I hate running. Ethan, my son, has finally guilted me into running with him a couple of times a week since August. At first, my body screamed with rejection. What are you doing to me!?! The last time I had just run for “fun” was in a year that started with a “19”. Joints creaked. Muscles cramped. Sweat flowed. Ethan, being young and in shape, often ran ahead of me and then ran back to join me. He asked if I minded that he ran ahead, and I said “no, at least you are not literally running circles around me.” He replied “that would mean that you are running faster than me at some point, and that’s not going to happen.” Thanks for that encouragement.

While I still don’t really like it, my tolerance for running has greatly improved. My running times have improved, we are running farther, and I have taken 911 off of speed-dial. I am starting to see the benefits of exercise, and am always glad when I do it.

I have also been reminded of them many places in scripture where scripture refers to running. It is one thing to think about running abstractly. It is another thing to think about these verses when you are actually running.

Heb. 12:1 says this:

Therefore, since we are surrounded by such a great cloud of witnesses, let us throw off everything that hinders and the sin that so easily entangles. And let us run with perseverance the race marked out for us

Running is not something you want to do with lots of extra stuff in your pockets. My wife does make me take a cellphone, but that is all I take with me. Anything else weighs me down. As it applies to life, we often have baggage that we carry through life, and sins that can easily trip us up. We wouldn’t think of running a race with a suitcase or having ropes around our legs that could entangle us. Why would we want to “run” our life’s race that way?

Phil. 3:12-14

12 Not that I have already obtained all this, or have already arrived at my goal, but I press on to take hold of that for which Christ Jesus took hold of me. 13 Brothers and sisters, I do not consider myself yet to have taken hold of it. But one thing I do: Forgetting what is behind and straining toward what is ahead, 14 I press on toward the goal to win the prize for which God has called me heavenward in Christ Jesus.

The temptation in running is want to slow down and not finish strong. Ethan and I are currently running intervals, where you run for a while and walk for a while. It is easy to watch the clock and slow down as the end of the running interval ends. The picture in Phil. 3 is that of the runner “straining” ahead and pressing on toward the goal. There shouldn’t be any coasting in the Christian life. We should all be running hard and finishing strong.

10 comments to Running

  • Troy Coates

    I recently have been facing personal struggles in my character and choices that I have never encountered before. I never thought I would have struggled with things like being viewed as one who complains a lot. Because of an incredibly stressful semester, I have dealt with these new and uncomfortable character flaws, and this discourages me greatly.

    Last night I had a conversation in which I wasreminded of the continual struggles we will face in this life because of the Curse, but also the continuous renewal that the Spirit is working in us through our faith and obedience in Christ.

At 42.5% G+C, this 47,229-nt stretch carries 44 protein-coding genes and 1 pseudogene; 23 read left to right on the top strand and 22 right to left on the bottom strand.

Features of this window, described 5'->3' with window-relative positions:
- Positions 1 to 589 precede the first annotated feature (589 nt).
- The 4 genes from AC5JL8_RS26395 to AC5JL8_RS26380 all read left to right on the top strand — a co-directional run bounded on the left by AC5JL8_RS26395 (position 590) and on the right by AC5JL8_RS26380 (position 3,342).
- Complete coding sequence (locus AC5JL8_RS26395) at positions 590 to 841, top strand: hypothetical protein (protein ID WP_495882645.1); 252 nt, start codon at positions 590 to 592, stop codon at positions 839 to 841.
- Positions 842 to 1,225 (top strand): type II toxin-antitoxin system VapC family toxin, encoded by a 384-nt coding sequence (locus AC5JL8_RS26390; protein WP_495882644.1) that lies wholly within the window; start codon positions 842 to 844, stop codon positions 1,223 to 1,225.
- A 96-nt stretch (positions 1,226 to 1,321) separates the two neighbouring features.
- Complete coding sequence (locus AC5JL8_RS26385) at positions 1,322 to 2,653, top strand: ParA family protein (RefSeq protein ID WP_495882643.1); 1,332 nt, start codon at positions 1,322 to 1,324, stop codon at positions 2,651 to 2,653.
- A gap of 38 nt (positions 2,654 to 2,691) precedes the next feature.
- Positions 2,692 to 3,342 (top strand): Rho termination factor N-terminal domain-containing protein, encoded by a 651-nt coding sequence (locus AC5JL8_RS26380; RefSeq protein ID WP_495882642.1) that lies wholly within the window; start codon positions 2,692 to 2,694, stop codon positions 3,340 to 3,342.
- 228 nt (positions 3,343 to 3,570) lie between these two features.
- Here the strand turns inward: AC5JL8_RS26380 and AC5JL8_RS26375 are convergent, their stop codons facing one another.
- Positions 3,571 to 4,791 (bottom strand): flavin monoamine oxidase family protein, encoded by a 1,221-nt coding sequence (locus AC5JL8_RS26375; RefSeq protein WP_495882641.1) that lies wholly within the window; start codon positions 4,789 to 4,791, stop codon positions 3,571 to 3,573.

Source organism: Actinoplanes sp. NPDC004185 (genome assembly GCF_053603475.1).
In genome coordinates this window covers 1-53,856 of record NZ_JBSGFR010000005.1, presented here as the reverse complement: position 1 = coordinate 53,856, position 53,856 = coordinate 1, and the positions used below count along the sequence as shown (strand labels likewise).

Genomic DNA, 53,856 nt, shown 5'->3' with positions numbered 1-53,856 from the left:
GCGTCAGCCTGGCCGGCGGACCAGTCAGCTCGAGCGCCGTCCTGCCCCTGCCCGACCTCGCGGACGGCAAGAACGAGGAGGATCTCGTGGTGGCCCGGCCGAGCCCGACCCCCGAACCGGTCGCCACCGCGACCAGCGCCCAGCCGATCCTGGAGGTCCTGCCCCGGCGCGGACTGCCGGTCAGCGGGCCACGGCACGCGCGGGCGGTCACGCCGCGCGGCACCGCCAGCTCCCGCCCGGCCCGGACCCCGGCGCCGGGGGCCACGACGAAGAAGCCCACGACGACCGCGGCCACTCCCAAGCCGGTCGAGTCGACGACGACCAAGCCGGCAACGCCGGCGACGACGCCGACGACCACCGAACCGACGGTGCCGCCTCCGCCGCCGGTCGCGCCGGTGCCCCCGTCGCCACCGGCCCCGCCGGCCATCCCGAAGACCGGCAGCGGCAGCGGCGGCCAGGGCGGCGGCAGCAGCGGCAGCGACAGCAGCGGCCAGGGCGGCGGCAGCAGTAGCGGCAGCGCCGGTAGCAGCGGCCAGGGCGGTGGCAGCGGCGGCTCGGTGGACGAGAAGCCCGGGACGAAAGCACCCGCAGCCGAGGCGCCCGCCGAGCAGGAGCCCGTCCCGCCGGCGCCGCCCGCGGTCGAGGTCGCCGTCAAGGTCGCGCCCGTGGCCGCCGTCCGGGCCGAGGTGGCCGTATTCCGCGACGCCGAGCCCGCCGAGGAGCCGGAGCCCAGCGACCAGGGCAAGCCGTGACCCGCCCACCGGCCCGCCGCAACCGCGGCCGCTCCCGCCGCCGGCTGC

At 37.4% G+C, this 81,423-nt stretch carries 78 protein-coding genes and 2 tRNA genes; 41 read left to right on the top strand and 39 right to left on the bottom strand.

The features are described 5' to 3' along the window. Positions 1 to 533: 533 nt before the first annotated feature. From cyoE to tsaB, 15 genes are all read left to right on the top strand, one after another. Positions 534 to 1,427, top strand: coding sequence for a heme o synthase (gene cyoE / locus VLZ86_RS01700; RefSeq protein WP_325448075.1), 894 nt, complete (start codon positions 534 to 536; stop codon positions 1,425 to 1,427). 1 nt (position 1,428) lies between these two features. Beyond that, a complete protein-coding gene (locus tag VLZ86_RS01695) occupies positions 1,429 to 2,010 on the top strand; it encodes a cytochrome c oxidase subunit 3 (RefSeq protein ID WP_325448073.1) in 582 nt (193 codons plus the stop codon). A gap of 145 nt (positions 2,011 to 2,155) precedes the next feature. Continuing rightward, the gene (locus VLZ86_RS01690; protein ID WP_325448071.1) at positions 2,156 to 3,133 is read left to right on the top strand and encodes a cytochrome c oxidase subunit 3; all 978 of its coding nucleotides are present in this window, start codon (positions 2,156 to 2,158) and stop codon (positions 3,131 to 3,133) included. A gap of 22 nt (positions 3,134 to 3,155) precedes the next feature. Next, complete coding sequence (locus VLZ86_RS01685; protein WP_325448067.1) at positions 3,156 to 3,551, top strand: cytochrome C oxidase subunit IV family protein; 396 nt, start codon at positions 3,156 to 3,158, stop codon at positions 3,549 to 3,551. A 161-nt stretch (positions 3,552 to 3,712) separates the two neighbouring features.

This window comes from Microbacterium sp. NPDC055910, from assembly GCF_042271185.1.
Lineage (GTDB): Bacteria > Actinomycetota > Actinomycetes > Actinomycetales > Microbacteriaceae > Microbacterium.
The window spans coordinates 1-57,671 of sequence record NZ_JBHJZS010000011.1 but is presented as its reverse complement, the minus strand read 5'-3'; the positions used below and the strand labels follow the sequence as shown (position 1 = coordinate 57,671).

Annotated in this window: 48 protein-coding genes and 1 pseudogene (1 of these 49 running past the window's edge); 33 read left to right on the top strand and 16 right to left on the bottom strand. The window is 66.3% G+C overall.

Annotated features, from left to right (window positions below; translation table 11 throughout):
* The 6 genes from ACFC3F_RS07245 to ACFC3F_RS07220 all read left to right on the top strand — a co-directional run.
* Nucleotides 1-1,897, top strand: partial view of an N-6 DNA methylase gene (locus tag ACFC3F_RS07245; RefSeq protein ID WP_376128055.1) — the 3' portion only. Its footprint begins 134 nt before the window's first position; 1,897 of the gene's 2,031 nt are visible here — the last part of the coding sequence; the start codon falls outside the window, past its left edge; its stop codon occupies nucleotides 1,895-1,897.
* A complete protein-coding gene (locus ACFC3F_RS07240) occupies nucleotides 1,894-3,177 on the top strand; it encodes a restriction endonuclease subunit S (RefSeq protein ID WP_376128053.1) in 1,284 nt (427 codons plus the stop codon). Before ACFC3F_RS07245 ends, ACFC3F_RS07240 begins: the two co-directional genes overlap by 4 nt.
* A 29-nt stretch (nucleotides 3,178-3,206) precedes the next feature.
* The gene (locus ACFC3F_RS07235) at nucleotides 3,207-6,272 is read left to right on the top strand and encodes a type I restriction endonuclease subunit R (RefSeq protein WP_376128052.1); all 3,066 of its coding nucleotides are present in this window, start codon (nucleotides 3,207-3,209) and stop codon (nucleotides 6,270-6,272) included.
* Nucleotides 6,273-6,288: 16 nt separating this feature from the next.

This post was another great reminder of that truth. I need to buckle down and rest in God’s righteousness, not my own. When I realize this, worshiping God becomes so much more meaningful. Thank you for the great reminder!

    Ephesians 3:20-21

  • Zachary S Chin

    I completely agree. Sometimes we do find it easy to “coast,” whether it be spiritually, academically or in other areas of life. I think it is also important to understand that when we coast spiritually, it can make us more susceptible to the temptations of sin. The devil is always gunning for us, and being lax in our spiritual lives doesn’t help. This article was great encouragement and a reminder that we need to to keep running and finish strong.

  • Jared Dickerson

    I have recently encountered a stage in my life where I am starting to lose speed in my run. My private time with God has been less beneficial than I would like and it has made me feel discouraged. In a way, I have felt as if I am losing my endurance and it is difficult to keep going sometimes.

    In my Spifo class, we recently talked about how our relationship with Christ is related to a walk and how we are in a race. We can’t go at things in an all-out sprint, nor can we stop when we feel tired. We need pace ourselves so that we can successfully complete the run that we are on.

    This has been a great reminder for me and I have been encouraged to continue in my run with my best effort. Jesus deserves my full attention and effort and I expect to give Him that!

  • Steve Murphy

    Oh how this post takes me back to high school days when I had to train for soccer and improve endurance through long distance running. And now, the last time I ran long distance was at the beginning of this summer, and afterward I felt pretty sick. I was weighing myself down by not actually training. Your comments about not weighing ourselves down with things in our pockets as we run reminds me of 2 Tim. 2:4, which says, “No one serving as a soldier gets entangled in civilian affairs, but rather tries to please his commanding officer.” We need to work at not becoming caught up in the things of this world so that we can follow Jesus. The pursuits that we involve ourselves in need to help us serve our purpose as soldiers of God: spreading the gospel.